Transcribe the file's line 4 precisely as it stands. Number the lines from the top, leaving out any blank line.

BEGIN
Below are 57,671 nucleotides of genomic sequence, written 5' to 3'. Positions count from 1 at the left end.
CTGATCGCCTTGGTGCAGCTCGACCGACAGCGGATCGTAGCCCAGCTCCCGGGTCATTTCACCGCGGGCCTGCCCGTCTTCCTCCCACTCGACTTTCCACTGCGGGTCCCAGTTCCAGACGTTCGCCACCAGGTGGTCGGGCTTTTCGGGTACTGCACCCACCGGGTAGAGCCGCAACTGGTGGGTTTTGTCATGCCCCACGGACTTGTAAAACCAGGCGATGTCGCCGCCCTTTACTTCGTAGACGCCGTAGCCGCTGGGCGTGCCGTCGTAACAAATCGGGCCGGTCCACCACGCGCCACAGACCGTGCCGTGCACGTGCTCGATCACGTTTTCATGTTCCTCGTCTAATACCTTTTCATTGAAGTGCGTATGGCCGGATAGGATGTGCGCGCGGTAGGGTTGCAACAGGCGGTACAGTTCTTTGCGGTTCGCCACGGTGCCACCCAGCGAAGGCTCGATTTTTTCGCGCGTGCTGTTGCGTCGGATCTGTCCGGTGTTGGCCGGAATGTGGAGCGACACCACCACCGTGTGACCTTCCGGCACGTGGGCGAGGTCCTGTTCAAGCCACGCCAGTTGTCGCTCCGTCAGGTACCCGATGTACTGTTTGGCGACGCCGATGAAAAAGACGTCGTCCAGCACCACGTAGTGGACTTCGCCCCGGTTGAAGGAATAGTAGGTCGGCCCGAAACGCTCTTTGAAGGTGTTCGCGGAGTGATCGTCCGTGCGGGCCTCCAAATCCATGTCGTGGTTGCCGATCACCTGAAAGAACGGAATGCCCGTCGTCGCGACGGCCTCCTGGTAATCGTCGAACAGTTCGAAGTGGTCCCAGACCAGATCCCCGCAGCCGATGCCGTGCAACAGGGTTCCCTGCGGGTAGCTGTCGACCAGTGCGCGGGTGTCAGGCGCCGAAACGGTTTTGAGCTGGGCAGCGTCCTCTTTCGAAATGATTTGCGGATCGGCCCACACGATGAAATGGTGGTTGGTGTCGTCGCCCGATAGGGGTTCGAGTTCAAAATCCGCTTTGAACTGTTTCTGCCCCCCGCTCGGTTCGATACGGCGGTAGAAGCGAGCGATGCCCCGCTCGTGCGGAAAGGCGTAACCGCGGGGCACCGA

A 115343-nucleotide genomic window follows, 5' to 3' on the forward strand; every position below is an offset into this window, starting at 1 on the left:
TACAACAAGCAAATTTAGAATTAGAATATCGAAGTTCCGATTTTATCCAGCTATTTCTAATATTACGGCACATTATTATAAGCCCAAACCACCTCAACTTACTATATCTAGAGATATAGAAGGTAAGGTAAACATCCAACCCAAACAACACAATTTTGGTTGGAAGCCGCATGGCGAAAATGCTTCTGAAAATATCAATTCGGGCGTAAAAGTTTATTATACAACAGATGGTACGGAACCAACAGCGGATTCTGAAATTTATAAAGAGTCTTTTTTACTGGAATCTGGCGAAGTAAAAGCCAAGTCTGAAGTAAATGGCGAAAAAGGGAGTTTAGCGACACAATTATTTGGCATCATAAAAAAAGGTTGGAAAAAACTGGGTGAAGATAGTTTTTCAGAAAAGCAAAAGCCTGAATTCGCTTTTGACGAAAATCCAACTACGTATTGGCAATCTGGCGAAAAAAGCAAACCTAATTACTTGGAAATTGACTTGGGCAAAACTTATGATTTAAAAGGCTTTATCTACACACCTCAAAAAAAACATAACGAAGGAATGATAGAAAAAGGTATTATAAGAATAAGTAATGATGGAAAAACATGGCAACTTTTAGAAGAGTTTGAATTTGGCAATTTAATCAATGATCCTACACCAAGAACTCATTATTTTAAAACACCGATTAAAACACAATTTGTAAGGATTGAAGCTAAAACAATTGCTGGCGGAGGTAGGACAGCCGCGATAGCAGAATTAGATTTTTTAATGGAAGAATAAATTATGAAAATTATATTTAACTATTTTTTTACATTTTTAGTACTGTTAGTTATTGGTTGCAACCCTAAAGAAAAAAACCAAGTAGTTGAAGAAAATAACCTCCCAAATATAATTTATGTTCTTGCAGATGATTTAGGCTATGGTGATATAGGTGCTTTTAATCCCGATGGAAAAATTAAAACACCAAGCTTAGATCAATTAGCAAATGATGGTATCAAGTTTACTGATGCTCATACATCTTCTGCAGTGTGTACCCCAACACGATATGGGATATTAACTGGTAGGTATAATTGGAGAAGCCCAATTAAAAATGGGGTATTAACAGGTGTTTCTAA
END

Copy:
TACAACAAGCAAATTTAGAATTAGAATATCGAAGTTCCGATTTTATCCAGCTATTTCTAATATTACGGCACATTATTATAAGCCCAAACCACCTCAACTTACTATATCTAGAGATATAGAAGGTAAGGTAAACATCCAACCCAAACAACACAATTTTGGTTGGAAGCCGCATGGCGAAAATGCTTCTGAAAATATCAATTCGGGCGTAAAAGTTTATTATACAACAGATGGTACGGAACCAACAGCGGATTCTGAAATTTATAAAGAGTCTTTTTTACTGGAATCTGGCGAAGTAAAAGCCAAGTCTGAAGTAAATGGCGAAAAAGGGAGTTTAGCGACACAATTATTTGGCATCATAAAAAAAGGTTGGAAAAAACTGGGTGAAGATAGTTTTTCAGAAAAGCAAAAGCCTGAATTCGCTTTTGACGAAAATCCAACTACGTATTGGCAATCTGGCGAAAAAAGCAAACCTAATTACTTGGAAATTGACTTGGGCAAAACTTATGATTTAAAAGGCTTTATCTACACACCTCAAAAAAAACATAACGAAGGAATGATAGAAAAAGGTATTATAAGAATAAGTAATGATGGAAAAACATGGCAACTTTTAGAAGAGTTTGAATTTGGCAATTTAATCAATGATCCTACACCAAGAACTCATTATTTTAAAACACCGATTAAAACACAATTTGTAAGGATTGAAGCTAAAACAATTGCTGGCGGAGGTAGGACAGCCGCGATAGCAGAATTAGATTTTTTAATGGAAGAATAAATTATGAAAATTATATTTAACTATTTTTTTACATTTTTAGTACTGTTAGTTATTGGTTGCAACCCTAAAGAAAAAAACCAAGTAGTTGAAGAAAATAACCTCCCAAATATAATTTATGTTCTTGCAGATGATTTAGGCTATGGTGATATAGGTGCTTTTAATCCCGATGGAAAAATTAAAACACCAAGCTTAGATCAATTAGCAAATGATGGTATCAAGTTTACTGATGCTCATACATCTTCTGCAGTGTGTACCCCAACACGATATGGGATATTAACTGGTAGGTATAATTGGAGAAGCCCAATTAAAAATGGGGTATTAACAGGTGTTTCTAA